He lacked determination. He gave up his long retained practice of maintaining the blood-stain after a few deterring incidents. He also succumbed to Mr. Otis’ will and used his lubricant.
He appears to be quite unintelligent and careless. He was easily tricked and befooled. On his second appearance he easily fell prey to the pranks that the Otis children played on him by placing a fake ghost in the corridor . He even tripped the strings stretched purposely across the corridor for him, and met with a severe fall. He got completely drenched when he made his third appearance and tried to enter the twins’ room.
He was coward. He lived in the terror of the twins. When he made his fourth appearance, the twins frightened him just by saying “boo” in his ear. Washington Otis scared him with the big garden-syringe. After this he had to suspend his nocturnal expeditions.
Question. What plans did the ghost make in regard to his third appearance? What was the consequence of its application?
Answer. The ghost planned to appear wearing a large slouched hat with a red feather, a winding-sheet frilled at the wrists and neck, and wielding a rusty dagger to frighten the Otis family during his third appearance.
First, he would go quietly to Washington Otis's room, gibber with him and stab himself three times in the throat. He was then to proceed to the room of Mr. and Mrs. Otis. He would place his clammy hand on Mrs. Otis's forehead, while he would hiss into the Minister's ear all awful secrets of the charnel-house. Then he would go to Virginia’s room and do little frightening things as he did not hold any particular grudge against her. He wanted to teach the twins a lesson by sitting upon their chests, so as to produce the stifling sensation of nightmare. Thereafter he would stand between them in the form of a green, icy-cold corpse and crawl round the room, removing his winding-sheet and baring his white, bleached bones and rolling one eyeball.
However, when he executed the plan he himself got severely scared by the fake ghost in the corridor, which was actually a prank played on him.
Question. How did the different members of the Otis family react when the ghost appeared for the second time?
Answer. The second appearance of the ghost was on Sunday night when he barged into a large suit of old armour in the hall. It fell on the stone floor. He injured his knees and remained seated in a high-backed chair rubbing them. Hearing the noise, the twins appeared with their pea-shooters and discharged two pellets on him. Mr. Otis also came and covered him with his revolver and commanded him to hold up his hands. The ghost swept through them like a mist giving a wild shriek of rage and extinguishing Washington Otis's candle. The peal of demoniac laughter made Mr. Otis think that he was suffering from indigestion. Therefore, she came out and offered him a bottle of Doctor Dobell's tincture expressing hope that it would give him relief. He did not accept it and tried to escape. Just then the twins came up to him. In a bid to avoid them, the ghost fell on the stairs.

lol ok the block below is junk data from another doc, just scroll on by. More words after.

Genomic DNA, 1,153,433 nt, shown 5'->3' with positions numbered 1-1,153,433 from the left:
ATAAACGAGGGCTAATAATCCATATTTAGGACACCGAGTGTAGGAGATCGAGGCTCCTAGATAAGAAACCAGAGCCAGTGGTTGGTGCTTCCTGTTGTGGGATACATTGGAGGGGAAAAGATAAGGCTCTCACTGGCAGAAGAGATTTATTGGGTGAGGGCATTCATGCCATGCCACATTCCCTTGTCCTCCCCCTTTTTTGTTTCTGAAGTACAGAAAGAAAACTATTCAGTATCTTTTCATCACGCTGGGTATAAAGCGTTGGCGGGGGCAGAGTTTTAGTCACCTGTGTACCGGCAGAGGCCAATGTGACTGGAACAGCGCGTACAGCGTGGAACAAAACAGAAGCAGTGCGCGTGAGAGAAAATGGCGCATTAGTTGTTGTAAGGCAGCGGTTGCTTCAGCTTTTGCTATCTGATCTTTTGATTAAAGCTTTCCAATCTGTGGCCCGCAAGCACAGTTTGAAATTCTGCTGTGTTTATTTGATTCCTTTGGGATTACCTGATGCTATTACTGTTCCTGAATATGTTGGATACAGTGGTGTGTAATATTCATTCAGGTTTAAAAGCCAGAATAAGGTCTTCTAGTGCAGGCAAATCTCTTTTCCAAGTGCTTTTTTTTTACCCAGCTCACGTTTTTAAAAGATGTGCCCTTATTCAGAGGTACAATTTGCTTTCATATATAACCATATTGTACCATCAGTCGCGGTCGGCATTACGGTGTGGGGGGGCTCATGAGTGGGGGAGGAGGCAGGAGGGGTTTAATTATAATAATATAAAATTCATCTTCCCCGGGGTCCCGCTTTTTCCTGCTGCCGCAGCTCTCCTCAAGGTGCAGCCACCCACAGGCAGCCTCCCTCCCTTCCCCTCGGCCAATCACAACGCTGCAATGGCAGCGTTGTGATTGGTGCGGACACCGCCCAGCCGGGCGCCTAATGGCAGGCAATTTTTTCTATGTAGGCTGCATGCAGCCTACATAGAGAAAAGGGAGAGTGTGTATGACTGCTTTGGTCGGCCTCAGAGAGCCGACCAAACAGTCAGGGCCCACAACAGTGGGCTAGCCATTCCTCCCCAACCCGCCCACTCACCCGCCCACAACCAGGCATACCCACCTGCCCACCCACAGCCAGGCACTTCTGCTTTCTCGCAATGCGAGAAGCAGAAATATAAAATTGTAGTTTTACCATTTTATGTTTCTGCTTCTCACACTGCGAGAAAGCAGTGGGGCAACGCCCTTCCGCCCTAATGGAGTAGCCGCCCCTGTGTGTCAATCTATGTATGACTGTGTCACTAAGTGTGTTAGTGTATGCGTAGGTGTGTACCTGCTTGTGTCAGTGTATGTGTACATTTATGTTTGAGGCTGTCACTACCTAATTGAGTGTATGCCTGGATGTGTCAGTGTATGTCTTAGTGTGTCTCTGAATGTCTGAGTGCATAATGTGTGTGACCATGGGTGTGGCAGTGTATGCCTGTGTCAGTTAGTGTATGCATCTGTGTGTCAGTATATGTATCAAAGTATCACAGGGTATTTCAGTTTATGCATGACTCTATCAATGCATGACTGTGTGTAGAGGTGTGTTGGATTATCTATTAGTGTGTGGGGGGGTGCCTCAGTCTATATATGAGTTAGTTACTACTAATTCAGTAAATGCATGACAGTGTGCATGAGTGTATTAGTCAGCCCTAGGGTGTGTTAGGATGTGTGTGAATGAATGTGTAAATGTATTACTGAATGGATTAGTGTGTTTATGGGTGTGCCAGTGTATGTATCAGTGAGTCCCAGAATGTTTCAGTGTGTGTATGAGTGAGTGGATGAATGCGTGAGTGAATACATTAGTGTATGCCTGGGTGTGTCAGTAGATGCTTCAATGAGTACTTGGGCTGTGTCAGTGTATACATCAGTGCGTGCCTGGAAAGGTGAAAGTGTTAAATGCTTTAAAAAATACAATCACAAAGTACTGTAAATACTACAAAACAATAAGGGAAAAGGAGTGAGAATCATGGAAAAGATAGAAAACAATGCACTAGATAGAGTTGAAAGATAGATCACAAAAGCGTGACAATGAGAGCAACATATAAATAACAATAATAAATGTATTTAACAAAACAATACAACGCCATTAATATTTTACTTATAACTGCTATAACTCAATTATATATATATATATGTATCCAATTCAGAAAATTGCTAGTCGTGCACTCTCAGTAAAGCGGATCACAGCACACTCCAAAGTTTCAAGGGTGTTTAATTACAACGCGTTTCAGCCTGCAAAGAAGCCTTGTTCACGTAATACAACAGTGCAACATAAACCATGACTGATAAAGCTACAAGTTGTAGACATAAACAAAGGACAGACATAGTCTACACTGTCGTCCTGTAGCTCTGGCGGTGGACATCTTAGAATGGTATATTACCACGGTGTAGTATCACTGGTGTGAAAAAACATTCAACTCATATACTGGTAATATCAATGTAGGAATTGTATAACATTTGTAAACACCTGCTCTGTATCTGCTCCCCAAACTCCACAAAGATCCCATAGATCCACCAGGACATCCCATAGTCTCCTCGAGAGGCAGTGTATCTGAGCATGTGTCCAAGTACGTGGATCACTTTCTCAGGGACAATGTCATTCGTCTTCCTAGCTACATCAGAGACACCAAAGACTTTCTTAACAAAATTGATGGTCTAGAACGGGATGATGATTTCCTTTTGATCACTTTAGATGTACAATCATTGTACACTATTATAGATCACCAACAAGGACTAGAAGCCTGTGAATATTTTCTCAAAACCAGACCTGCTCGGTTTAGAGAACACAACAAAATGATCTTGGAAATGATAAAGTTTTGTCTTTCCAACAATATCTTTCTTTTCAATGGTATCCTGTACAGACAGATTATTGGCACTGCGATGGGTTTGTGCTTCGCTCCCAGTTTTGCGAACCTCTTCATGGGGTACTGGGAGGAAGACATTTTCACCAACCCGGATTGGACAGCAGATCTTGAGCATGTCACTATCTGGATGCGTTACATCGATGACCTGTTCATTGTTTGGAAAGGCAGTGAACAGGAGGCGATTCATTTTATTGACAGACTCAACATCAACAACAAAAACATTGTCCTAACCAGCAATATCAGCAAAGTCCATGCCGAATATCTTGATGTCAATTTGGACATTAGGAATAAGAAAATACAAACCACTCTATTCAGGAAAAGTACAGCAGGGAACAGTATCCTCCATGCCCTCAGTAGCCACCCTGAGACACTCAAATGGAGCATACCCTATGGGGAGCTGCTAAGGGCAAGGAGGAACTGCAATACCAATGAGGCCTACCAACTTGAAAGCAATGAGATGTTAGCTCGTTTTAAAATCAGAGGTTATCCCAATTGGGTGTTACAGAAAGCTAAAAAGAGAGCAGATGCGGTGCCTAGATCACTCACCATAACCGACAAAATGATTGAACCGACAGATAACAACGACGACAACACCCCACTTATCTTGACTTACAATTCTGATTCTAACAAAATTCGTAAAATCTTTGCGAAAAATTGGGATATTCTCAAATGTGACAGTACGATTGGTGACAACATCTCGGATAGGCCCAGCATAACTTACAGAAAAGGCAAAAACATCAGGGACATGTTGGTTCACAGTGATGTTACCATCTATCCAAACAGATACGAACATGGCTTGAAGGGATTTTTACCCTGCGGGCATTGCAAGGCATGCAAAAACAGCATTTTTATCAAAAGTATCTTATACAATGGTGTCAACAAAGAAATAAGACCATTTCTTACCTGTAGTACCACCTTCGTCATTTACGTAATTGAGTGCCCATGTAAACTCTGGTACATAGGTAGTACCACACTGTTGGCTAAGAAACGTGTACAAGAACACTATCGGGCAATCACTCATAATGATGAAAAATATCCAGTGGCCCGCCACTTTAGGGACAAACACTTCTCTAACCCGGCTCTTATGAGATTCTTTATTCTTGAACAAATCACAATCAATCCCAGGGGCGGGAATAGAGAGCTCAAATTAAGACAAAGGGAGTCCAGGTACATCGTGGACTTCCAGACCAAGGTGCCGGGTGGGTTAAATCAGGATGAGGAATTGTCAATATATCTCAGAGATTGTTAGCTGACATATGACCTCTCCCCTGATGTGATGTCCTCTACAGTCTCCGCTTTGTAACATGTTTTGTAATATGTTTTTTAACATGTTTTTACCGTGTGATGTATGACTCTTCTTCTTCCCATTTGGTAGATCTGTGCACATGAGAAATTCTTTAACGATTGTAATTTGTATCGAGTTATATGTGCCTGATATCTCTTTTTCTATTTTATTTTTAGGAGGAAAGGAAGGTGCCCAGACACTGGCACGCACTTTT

Question. How does Virginia exhibit her compassion and commitment?
Answer. Virginia not only expressed sympathy with the ghost and helped him free from his curse, but also retained her commitment years after. After her honeymoon was over, she visited the Canterville Chase with the Duke and made it a point to go to the churchyard, where the ghost was buried. She took with her some lovely roses, which she strewed upon the grave.
There the Duchess and the Duke spent some time in compassionate coziness. Even in those moments she did not forget to uphold her commitment that she had made to the ghost. When the Duke wanted to know what had happened to her when she was locked up with the ghost, she did not let the cat out of the bag. She said she owed the ghost a great deal. He had made her see what Life is, what Death signifies and why Love is stronger than both.
Question . What impact does the use of humour in The Canterville Ghost make?
Answer. The use of humour makes The Canterville Ghost a comic ghost story.
There is some fun involved in Sir Simon murdering his wife for her not being good at cooking or repair work. It is funny that Washington scours the blood stain with Pinkerton's Champion Stain Remover and Paragon Detergent; and at the same time, Mrs. Umney faints and there is lightning. It is an accurate blend of fun and horror.
The behaviour of the ghost and his encounters with the Otis family are also fun filled. The ghost adopts many forms by wearing supposedly spooky but actually funny outfits. He gets indignant, insulted, and escapes on the slightest scare or indifference. The ironical situations, otherwise unlikely in a ghost story, are enough to invoke involuntary laughter in the reader, making it a comical ghost story.